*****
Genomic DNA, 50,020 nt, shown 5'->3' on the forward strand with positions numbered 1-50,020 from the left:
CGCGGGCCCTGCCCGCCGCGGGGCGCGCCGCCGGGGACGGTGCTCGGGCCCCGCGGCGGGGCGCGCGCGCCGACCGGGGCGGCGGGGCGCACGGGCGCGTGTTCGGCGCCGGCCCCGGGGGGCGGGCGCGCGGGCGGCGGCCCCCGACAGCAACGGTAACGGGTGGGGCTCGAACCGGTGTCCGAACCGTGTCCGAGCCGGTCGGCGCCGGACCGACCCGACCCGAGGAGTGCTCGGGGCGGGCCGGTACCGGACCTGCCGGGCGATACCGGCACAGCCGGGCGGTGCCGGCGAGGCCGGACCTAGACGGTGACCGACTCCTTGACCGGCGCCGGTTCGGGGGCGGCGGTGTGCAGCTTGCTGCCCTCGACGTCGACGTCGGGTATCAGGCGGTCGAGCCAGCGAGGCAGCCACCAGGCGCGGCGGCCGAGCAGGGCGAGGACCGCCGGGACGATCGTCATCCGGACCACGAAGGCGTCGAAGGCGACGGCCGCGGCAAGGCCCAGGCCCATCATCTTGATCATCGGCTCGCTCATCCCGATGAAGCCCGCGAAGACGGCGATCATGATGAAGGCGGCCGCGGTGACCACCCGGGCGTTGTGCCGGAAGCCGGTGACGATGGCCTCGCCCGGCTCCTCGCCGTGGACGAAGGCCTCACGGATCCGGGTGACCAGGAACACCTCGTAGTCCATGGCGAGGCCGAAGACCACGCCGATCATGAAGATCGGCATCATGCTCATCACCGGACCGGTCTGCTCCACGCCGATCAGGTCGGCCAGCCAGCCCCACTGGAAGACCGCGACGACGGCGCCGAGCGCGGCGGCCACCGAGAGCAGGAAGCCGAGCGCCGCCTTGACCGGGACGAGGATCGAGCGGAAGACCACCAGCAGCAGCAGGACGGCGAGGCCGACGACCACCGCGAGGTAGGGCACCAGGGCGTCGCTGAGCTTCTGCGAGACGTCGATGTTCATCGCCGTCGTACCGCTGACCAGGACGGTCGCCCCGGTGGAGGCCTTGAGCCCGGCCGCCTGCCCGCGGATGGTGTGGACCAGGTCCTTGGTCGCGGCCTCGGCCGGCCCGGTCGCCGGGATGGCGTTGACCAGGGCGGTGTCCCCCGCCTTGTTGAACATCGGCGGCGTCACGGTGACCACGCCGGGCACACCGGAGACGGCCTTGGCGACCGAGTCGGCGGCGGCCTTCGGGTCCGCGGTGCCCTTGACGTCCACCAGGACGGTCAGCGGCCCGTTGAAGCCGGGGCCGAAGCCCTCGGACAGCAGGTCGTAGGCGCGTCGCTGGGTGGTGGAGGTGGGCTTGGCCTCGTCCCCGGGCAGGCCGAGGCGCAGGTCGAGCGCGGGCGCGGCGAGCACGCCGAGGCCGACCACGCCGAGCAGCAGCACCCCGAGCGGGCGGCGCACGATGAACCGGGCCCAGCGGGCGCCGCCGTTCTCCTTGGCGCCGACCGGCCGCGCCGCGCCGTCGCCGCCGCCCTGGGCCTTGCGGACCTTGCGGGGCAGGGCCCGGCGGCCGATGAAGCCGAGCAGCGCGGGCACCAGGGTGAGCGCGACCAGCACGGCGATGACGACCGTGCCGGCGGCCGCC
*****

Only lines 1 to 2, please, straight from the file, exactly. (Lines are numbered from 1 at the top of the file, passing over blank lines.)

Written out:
Genomic DNA, 50,020 nt, shown 5'->3' on the forward strand with positions numbered 1-50,020 from the left:
CGCGGGCCCTGCCCGCCGCGGGGCGCGCCGCCGGGGACGGTGCTCGGGCCCCGCGGCGGGGCGCGCGCGCCGACCGGGGCGGCGGGGCGCACGGGCGCGTGTTCGGCGCCGGCCCCGGGGGGCGGGCGCGCGGGCGGCGGCCCCCGACAGCAACGGTAACGGGTGGGGCTCGAACCGGTGTCCGAACCGTGTCCGAGCCGGTCGGCGCCGGACCGACCCGACCCGAGGAGTGCTCGGGGCGGGCCGGTACCGGACCTGCCGGGCGATACCGGCACAGCCGGGCGGTGCCGGCGAGGCCGGACCTAGACGGTGACCGACTCCTTGACCGGCGCCGGTTCGGGGGCGGCGGTGTGCAGCTTGCTGCCCTCGACGTCGACGTCGGGTATCAGGCGGTCGAGCCAGCGAGGCAGCCACCAGGCGCGGCGGCCGAGCAGGGCGAGGACCGCCGGGACGATCGTCATCCGGACCACGAAGGCGTCGAAGGCGACGGCCGCGGCAAGGCCCAGGCCCATCATCTTGATCATCGGCTCGCTCATCCCGATGAAGCCCGCGAAGACGGCGATCATGATGAAGGCGGCCGCGGTGACCACCCGGGCGTTGTGCCGGAAGCCGGTGACGATGGCCTCGCCCGGCTCCTCGCCGTGGACGAAGGCCTCACGGATCCGGGTGACCAGGAACACCTCGTAGTCCATGGCGAGGCCGAAGACCACGCCGATCATGAAGATCGGCATCATGCTCATCACCGGACCGGTCTGCTCCACGCCGATCAGGTCGGCCAGCCAGCCCCACTGGAAGACCGCGACGACGGCGCCGAGCGCGGCGGCCACCGAGAGCAGGAAGCCGAGCGCCGCCTTGACCGGGACGAGGATCGAGCGGAAGACCACCAGCAGCAGCAGGACGGCGAGGCCGACGACCACCGCGAGGTAGGGCACCAGGGCGTCGCTGAGCTTCTGCGAGACGTCGATGTTCATCGCCGTCGTACCGCTGACCAGGACGGTCGCCCCGGTGGAGGCCTTGAGCCCGGCCGCCTGCCCGCGGATGGTGTGGACCAGGTCCTTGGTCGCGGCCTCGGCCGGCCCGGTCGCCGGGATGGCGTTGACCAGGGCGGTGTCCCCCGCCTTGTTGAACATCGGCGGCGTCACGGTGACCACGCCGGGCACACCGGAGACGGCCTTGGCGACCGAGTCGGCGGCGGCCTTCGGGTCCGCGGTGCCCTTGACGTCCACCAGGACGGTCAGCGGCCCGTTGAAGCCGGGGCCGAAGCCCTCGGACAGCAGGTCGTAGGCGCGTCGCTGGGTGGTGGAGGTGGGCTTGGCCTCGTCCCCGGGCAGGCCGAGGCGCAGGTCGAGCGCGGGCGCGGCGAGCACGCCGAGGCCGACCACGCCGAGCAGCAGCACCCCGAGCGGGCGGCGCACGATGAACCGGGCCCAGCGGGCGCCGCCGTTCTCCTTGGCGCCGACCGGCCGCGCCGCGCCGTCGCCGCCGCCCTGGGCCTTGCGGACCTTGCGGGGCAGGGCCCGGCGGCCGATGAAGCCGAGCAGCGCGGGCACCAGGGTGAGCGCGACCAGCACGGCGATGACGACCGTGCCGGCGGCCGCC